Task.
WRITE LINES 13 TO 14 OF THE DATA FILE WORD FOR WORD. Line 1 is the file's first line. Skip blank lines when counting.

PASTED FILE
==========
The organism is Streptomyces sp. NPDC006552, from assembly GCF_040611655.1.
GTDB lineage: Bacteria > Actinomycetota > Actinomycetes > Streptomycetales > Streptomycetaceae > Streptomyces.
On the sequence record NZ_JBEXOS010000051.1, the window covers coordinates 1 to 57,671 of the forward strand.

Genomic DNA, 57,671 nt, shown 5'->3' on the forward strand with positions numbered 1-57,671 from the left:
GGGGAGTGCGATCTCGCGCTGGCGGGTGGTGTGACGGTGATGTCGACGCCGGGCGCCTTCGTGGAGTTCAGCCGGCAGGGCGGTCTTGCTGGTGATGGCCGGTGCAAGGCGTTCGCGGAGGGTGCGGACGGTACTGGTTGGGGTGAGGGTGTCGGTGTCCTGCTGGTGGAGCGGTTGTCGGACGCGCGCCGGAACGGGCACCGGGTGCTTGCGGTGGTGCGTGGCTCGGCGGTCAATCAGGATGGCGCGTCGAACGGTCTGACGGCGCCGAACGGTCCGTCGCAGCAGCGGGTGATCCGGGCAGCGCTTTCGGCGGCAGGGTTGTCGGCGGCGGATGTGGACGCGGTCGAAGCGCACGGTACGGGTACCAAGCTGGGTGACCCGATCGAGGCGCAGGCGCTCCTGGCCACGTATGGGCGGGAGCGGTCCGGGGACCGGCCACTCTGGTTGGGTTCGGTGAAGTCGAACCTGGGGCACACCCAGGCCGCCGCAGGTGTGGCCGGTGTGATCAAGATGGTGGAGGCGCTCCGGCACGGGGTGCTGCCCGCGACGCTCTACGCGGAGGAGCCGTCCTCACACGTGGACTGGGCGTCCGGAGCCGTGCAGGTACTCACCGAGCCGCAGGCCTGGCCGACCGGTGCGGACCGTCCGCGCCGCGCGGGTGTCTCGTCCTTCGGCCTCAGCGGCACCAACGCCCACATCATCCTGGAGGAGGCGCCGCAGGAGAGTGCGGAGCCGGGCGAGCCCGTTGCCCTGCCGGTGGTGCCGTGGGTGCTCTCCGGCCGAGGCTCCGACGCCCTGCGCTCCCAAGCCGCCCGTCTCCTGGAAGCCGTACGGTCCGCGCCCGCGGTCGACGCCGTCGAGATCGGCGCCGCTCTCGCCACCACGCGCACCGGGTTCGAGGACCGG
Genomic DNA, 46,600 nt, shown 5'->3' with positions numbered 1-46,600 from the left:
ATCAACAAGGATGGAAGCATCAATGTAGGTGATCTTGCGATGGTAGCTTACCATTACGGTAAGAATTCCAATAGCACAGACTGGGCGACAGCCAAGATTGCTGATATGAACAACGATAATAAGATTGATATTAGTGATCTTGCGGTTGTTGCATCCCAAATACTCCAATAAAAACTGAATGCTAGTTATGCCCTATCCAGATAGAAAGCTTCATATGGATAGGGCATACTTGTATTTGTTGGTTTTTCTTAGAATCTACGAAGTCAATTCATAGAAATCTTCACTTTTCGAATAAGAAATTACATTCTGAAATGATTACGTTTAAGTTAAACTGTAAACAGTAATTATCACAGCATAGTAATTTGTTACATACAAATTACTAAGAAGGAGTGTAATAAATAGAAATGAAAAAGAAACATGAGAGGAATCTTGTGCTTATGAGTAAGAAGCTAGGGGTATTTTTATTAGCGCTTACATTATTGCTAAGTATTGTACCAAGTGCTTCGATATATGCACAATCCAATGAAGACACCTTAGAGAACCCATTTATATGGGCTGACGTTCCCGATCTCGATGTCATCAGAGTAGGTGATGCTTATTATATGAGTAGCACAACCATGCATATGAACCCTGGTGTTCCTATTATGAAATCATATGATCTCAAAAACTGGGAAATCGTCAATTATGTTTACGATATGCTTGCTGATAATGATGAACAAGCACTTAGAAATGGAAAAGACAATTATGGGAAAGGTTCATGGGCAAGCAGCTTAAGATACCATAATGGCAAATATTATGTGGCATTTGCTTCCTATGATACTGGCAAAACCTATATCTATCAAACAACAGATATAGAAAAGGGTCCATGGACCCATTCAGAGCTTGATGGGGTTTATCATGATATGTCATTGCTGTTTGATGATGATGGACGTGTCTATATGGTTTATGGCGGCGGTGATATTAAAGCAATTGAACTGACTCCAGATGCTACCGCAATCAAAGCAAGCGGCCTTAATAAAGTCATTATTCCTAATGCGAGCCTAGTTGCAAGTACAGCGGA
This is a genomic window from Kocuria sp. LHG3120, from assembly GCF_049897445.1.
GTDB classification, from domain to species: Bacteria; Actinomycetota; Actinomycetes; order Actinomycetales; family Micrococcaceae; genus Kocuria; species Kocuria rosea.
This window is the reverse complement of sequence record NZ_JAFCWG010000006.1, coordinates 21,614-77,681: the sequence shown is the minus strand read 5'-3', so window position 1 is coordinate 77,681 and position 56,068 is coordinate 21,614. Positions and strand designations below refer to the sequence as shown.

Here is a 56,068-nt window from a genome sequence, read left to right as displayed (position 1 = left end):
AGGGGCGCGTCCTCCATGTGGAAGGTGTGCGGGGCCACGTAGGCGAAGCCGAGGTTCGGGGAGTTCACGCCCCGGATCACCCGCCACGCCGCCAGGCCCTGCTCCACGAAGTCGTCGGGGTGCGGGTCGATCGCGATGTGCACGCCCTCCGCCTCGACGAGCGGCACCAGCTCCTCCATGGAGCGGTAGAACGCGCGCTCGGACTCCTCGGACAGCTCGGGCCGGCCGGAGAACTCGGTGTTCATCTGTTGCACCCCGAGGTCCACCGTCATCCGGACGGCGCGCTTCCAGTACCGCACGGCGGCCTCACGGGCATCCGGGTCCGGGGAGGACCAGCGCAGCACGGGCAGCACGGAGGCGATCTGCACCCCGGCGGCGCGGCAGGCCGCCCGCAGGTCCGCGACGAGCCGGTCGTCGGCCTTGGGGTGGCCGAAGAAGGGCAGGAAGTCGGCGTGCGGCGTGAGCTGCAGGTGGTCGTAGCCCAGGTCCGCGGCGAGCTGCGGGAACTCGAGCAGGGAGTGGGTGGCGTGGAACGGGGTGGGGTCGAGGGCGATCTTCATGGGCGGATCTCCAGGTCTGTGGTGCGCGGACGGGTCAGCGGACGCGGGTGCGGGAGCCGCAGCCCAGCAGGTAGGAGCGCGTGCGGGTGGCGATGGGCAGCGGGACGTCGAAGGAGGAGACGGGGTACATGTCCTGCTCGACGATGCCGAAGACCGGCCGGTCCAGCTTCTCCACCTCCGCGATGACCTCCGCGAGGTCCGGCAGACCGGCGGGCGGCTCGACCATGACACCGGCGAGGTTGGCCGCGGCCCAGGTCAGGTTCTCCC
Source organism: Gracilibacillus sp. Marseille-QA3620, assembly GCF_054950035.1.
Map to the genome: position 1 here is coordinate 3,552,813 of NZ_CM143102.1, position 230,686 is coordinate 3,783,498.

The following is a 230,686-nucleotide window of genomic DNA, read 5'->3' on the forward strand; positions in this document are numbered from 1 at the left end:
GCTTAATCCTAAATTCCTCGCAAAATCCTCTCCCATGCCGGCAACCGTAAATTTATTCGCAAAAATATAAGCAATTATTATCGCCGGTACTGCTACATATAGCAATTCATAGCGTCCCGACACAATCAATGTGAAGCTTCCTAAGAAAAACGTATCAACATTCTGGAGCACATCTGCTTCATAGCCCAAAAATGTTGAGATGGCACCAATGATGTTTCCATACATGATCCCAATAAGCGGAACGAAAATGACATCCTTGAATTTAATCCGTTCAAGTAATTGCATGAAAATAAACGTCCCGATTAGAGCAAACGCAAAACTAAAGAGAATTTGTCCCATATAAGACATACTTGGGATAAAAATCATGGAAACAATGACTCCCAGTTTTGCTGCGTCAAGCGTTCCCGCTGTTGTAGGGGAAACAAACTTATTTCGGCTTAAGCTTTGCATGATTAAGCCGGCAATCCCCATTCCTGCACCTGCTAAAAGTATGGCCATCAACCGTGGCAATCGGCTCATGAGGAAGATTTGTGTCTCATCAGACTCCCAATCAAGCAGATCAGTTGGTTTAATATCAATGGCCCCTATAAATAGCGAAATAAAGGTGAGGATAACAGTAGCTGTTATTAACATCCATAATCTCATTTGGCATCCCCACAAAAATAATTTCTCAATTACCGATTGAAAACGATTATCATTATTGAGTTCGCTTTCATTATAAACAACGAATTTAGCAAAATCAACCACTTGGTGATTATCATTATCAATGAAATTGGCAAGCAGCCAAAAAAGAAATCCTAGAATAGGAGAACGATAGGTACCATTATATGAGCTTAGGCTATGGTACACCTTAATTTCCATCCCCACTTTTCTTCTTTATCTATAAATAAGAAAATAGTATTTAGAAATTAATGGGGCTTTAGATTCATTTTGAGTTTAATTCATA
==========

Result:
Source organism: Gracilibacillus sp. Marseille-QA3620, assembly GCF_054950035.1.
Map to the genome: position 1 here is coordinate 3,552,813 of NZ_CM143102.1, position 230,686 is coordinate 3,783,498.